Champagne-soaked celebration in NY
Yankees players embrace each other, franchise's 27th title
NEW YORK -- The scent of champagne floated through the lower levels of the new Yankee Stadium, out onto field and back again.
One by one, ice chips flying, players and coaches cracked open bottles of bubbly; dancing, singing and spraying each other from every imaginable angle.
And when the champagne didn't suffice, the players turned to domestic beer and import specialties, dousing each other and jumping around with the enthusiasm of young children.
It was the scent of the Yankees' 27th World Series championship, a victory perfume that doesn't ever get old -- particularly when it has been nine years in the making.
"We haven't been here in a long time," Yankees captain Derek Jeter said following New York's 7-3 World Series-clinching win over the Phillies in Game 6. "I really don't know what to say."
Added rookie Phil Hughes: "You can't describe it. Everybody always says that, it sounds so cheesy, but you can't. I thought about what it'd be like and I can't put it into words."
Their actions said it all.
There was Jeter and Alex Rodriguez locked in a champagne-soaked embrace. Several yards away, Mariano Rivera was being greeted with chants of "Mo" and a full bottle of bubbly doused over his world champions hat. Reliever Brian Bruney stood off to the side, sipping on a beer and watching as a goggled Joba Chamberlain let loose, spraying a fresh dose of Moet onto anyone within his reach.
Superb in Game 6
|Year||Opp.||Gm 6 res.||Series res.|
|2009||PHI||W at home||W in 6|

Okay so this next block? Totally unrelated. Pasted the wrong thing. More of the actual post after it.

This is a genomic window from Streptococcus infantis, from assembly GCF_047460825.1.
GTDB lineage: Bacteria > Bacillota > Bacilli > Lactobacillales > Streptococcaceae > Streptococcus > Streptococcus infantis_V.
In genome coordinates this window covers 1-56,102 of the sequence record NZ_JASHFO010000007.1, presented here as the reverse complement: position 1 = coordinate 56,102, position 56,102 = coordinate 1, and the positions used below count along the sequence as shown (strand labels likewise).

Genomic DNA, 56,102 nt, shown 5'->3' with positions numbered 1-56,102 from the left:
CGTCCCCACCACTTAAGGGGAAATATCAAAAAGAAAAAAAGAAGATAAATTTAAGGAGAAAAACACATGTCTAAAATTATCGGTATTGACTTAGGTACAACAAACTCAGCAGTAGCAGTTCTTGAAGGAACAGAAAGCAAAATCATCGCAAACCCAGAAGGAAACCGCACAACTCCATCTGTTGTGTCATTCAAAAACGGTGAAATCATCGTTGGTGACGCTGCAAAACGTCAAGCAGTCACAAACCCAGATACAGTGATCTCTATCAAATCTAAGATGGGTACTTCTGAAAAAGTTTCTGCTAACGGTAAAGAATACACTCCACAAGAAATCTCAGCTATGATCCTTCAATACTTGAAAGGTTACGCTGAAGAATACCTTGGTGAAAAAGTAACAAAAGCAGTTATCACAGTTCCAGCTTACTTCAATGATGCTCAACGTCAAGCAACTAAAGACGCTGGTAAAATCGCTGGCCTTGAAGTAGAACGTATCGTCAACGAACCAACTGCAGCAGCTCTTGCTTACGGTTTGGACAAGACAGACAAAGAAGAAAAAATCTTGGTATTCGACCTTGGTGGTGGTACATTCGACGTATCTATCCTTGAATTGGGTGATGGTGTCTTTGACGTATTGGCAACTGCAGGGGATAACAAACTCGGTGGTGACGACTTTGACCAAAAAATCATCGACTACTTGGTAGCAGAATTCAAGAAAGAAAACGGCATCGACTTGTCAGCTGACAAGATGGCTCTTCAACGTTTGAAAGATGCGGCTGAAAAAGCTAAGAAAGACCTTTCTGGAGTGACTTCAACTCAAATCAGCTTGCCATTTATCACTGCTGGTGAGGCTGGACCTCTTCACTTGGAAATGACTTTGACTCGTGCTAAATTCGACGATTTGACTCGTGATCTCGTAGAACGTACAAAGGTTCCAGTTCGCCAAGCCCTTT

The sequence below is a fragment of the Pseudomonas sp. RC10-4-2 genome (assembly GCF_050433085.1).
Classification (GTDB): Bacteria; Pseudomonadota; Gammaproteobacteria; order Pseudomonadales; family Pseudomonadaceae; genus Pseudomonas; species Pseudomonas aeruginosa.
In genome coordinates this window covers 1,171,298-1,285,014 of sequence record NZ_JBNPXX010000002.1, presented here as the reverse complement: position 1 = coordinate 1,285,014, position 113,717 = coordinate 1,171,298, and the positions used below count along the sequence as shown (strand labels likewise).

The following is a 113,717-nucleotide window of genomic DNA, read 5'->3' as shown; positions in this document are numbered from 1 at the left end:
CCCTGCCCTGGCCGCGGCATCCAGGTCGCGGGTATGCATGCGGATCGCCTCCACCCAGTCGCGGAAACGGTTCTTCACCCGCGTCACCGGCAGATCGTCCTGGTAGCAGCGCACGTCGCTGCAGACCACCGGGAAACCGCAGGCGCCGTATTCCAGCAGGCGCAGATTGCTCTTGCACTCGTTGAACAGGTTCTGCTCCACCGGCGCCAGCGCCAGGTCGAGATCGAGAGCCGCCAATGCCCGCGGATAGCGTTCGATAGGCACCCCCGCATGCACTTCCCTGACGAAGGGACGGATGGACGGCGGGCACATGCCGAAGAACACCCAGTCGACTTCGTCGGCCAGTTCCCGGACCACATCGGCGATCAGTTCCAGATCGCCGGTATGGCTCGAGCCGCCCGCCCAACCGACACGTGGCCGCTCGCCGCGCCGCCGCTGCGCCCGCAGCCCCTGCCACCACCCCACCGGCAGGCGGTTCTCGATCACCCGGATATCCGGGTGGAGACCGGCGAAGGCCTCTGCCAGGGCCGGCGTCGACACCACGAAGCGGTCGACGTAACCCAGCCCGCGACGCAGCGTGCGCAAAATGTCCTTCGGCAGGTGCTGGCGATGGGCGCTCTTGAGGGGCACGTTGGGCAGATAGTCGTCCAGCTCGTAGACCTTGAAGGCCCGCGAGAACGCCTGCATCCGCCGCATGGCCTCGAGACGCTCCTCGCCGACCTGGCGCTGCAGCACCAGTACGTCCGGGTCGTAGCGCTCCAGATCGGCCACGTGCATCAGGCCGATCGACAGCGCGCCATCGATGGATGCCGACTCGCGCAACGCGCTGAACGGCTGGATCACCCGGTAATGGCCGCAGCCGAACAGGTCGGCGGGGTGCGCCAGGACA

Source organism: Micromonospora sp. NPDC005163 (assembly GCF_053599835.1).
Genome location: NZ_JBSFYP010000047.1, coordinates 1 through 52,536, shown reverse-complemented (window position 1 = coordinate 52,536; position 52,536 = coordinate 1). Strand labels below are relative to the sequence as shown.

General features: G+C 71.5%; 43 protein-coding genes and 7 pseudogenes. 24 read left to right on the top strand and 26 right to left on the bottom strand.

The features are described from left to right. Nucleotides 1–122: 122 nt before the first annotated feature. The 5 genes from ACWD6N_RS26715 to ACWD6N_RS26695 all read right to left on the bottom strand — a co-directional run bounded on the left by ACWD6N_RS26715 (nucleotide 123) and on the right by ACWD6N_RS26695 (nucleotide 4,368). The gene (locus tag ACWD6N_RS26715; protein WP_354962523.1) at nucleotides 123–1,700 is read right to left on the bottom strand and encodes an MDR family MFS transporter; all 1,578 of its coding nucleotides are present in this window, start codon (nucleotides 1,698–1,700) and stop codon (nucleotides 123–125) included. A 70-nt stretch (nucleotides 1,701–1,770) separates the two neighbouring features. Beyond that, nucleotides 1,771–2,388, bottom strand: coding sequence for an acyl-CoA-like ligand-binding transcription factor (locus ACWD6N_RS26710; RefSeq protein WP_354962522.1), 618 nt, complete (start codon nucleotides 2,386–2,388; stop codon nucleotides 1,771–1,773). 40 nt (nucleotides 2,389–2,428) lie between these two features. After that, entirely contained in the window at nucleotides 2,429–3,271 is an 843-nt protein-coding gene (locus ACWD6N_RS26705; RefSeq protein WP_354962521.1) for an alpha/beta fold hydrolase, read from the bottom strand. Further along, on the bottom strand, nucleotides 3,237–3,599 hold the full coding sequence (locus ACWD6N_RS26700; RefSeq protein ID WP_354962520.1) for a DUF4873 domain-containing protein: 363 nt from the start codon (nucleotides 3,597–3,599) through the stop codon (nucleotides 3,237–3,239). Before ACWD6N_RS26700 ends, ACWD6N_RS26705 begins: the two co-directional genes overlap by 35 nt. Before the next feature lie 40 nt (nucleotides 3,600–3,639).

|2001||ARI||L on road||L in 7|
|1996||ATL||W at home||W in 6|
|1978||LA||W on road||W in 6|
|1977||LA||W at home||W in 6|
|1962||SF||L on road||W in 7|
|1956||BRO||L on road||W in 7|
|1953||BRO||W at home||W in 6|
|1951||NYG||W at home||W in 6|
|1947||BRO||L at home||W in 7|
|1936||NYG||W on road||W in 6|
|1926||STL||L at home||L in 7|
|1923||NYG||W on road||W in 6|
|1921||NYG||L at home||L in 8|
"I'm blessed to be a part of it," said a tearful A.J. Burnett, who was crying from both the sting of champagne and the magnitude of the moment. "To come in here [in my] first year, I think the veterans that have been here, I thank [Jorge] Posada and Jeter and [Andy Pettitte] and [Rivera], and all these guys, for bringing us new cats under their wings and showing us the way of New York."
As soon as Robinson Cano fielded the final out and threw the ball to Mark Teixeira, the home dugout emptied to surround Rivera in a state of long-awaited bliss. The sellout crowd of 50,315 -- the largest to attend a playoff game at the new Yankee Stadium -- stayed glued to its seats, more than content to watch history unfold.
"No one has left their seat," outfielder Nick Swisher said as he stood on the field and looked around in wonderment. "This is true Yankee baseball right now.
"To be part of this city and part of this team is an absolute blessing," he added. "The big man upstairs had our back this year, and we really, really came together as a team."
As each player fought the throng of media and patiently answered questions for the cameras, somehow they always managed to find each other to sneak in hugs and exchange quick "I love yous" among the plastic-wrap-laden, champagne-soaked clubhouse.
"These guys are tremendous, my 25 brothers," Chamberlain said. "I love these guys to death. I just want to celebrate with them and have fun. This is why you play baseball."
Brittany Ghiroli is a contributor to MLB.com. This story was not subject to the approval of Major League Baseball or its clubs.